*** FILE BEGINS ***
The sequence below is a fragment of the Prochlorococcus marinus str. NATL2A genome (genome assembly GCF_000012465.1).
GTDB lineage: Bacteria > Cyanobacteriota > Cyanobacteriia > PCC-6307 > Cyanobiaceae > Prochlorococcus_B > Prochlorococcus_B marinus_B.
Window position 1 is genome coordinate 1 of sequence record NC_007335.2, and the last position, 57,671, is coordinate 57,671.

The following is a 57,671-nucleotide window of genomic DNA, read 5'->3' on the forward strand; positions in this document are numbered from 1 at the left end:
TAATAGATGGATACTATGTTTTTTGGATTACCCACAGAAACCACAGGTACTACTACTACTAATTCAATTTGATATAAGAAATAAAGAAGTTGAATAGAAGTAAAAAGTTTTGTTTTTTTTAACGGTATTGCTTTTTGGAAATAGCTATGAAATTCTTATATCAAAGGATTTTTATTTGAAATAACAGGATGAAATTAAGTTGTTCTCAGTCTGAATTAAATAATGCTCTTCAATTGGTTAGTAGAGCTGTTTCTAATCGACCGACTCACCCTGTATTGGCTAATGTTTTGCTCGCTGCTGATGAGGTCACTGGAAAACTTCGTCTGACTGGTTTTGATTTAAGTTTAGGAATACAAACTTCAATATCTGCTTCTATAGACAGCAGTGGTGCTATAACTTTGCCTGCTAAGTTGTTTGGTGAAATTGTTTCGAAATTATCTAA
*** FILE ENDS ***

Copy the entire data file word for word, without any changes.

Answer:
The sequence below is a fragment of the Prochlorococcus marinus str. NATL2A genome (genome assembly GCF_000012465.1).
GTDB lineage: Bacteria > Cyanobacteriota > Cyanobacteriia > PCC-6307 > Cyanobiaceae > Prochlorococcus_B > Prochlorococcus_B marinus_B.
Window position 1 is genome coordinate 1 of sequence record NC_007335.2, and the last position, 57,671, is coordinate 57,671.

The following is a 57,671-nucleotide window of genomic DNA, read 5'->3' on the forward strand; positions in this document are numbered from 1 at the left end:
TAATAGATGGATACTATGTTTTTTGGATTACCCACAGAAACCACAGGTACTACTACTACTAATTCAATTTGATATAAGAAATAAAGAAGTTGAATAGAAGTAAAAAGTTTTGTTTTTTTTAACGGTATTGCTTTTTGGAAATAGCTATGAAATTCTTATATCAAAGGATTTTTATTTGAAATAACAGGATGAAATTAAGTTGTTCTCAGTCTGAATTAAATAATGCTCTTCAATTGGTTAGTAGAGCTGTTTCTAATCGACCGACTCACCCTGTATTGGCTAATGTTTTGCTCGCTGCTGATGAGGTCACTGGAAAACTTCGTCTGACTGGTTTTGATTTAAGTTTAGGAATACAAACTTCAATATCTGCTTCTATAGACAGCAGTGGTGCTATAACTTTGCCTGCTAAGTTGTTTGGTGAAATTGTTTCGAAATTATCTAA